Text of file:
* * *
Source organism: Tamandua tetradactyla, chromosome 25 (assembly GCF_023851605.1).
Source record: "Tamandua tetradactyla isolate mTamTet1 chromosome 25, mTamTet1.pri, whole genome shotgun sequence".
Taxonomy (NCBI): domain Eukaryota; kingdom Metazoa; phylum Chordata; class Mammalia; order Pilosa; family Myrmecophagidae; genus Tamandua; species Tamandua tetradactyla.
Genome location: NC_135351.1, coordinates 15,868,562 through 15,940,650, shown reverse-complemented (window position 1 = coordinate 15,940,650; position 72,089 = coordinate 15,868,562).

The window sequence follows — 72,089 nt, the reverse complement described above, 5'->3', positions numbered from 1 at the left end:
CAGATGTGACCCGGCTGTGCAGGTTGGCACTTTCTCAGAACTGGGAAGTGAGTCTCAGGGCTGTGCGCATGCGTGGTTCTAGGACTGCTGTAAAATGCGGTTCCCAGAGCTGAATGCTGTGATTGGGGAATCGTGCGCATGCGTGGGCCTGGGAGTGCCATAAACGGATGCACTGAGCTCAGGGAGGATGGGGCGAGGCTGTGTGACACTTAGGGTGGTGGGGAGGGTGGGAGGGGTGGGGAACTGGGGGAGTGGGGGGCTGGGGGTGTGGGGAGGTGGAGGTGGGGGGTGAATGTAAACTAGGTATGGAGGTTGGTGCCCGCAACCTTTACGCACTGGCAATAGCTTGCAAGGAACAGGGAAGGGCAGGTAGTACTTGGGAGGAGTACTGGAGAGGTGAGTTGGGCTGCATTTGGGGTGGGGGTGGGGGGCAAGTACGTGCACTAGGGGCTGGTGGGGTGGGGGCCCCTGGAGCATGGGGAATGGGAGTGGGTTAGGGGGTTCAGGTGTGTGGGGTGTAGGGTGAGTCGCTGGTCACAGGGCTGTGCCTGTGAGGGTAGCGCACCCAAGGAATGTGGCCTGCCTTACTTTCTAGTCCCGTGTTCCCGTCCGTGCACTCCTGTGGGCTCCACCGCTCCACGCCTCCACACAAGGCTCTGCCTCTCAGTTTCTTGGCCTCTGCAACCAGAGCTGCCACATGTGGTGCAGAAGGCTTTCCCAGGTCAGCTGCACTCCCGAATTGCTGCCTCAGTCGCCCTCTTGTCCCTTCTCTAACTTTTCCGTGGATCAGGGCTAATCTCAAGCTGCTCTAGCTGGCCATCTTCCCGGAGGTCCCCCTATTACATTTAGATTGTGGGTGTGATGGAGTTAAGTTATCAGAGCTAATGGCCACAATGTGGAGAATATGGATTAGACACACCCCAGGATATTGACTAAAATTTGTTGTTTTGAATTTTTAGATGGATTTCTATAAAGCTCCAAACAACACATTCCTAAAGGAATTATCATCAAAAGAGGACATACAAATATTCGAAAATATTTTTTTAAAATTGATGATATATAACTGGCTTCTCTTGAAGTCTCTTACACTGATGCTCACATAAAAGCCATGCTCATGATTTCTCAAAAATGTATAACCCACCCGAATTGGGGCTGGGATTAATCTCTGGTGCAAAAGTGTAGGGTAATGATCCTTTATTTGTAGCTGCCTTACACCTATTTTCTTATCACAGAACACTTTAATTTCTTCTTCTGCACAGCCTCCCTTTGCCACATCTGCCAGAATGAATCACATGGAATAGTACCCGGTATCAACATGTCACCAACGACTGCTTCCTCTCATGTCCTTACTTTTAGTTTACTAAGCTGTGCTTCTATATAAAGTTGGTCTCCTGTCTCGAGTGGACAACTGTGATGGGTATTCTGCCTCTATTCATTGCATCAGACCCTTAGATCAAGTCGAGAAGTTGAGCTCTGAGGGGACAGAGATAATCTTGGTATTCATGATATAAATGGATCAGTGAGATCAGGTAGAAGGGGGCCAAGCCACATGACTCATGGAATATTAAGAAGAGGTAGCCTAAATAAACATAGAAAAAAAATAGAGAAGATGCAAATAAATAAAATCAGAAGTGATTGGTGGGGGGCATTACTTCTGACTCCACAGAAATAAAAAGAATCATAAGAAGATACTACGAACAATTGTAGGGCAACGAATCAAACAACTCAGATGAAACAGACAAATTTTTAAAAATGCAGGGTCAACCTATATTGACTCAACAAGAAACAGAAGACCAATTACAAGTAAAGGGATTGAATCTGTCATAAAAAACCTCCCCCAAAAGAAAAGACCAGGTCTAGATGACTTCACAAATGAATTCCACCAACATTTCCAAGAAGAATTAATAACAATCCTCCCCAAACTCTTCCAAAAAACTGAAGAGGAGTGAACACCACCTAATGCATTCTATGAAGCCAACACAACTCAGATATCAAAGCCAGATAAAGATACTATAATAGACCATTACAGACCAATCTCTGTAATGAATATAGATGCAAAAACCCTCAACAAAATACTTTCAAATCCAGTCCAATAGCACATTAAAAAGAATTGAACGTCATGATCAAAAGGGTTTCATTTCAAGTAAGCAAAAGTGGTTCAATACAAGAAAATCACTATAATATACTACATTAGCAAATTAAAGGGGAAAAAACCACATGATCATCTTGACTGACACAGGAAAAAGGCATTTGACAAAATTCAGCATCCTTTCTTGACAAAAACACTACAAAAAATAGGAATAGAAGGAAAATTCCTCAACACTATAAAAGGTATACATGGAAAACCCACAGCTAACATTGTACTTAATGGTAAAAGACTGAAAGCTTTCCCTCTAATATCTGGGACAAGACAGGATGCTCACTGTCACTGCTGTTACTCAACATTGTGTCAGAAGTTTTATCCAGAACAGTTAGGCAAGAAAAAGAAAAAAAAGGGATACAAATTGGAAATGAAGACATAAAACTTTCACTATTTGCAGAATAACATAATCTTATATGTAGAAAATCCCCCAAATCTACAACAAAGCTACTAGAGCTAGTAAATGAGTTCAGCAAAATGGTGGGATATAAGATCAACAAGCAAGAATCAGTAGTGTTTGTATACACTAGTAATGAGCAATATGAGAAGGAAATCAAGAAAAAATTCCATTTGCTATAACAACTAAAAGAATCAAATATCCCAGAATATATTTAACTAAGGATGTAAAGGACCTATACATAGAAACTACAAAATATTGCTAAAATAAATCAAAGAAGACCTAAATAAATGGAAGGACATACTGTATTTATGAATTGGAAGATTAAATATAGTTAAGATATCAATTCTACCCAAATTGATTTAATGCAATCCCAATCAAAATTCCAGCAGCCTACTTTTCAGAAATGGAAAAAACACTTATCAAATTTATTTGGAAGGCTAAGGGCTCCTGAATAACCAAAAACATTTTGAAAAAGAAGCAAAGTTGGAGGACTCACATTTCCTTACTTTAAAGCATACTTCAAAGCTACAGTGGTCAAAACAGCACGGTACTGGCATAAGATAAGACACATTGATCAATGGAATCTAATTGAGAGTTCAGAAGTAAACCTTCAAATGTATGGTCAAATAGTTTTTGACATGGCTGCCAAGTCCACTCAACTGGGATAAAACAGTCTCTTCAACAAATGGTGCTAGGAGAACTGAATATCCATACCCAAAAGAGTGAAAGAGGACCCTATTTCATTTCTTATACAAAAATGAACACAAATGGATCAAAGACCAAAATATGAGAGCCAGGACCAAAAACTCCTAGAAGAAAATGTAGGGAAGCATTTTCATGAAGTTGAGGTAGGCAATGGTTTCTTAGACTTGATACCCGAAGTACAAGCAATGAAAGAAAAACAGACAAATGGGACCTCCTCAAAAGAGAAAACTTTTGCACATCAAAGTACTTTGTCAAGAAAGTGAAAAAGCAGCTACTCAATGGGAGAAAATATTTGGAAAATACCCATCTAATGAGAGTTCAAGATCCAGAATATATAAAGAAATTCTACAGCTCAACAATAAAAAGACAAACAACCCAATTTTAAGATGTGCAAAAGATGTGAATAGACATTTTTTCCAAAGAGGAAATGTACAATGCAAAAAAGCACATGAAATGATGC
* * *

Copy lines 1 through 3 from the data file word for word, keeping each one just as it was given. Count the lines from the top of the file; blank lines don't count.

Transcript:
Source organism: Tamandua tetradactyla, chromosome 25 (assembly GCF_023851605.1).
Source record: "Tamandua tetradactyla isolate mTamTet1 chromosome 25, mTamTet1.pri, whole genome shotgun sequence".
Taxonomy (NCBI): domain Eukaryota; kingdom Metazoa; phylum Chordata; class Mammalia; order Pilosa; family Myrmecophagidae; genus Tamandua; species Tamandua tetradactyla.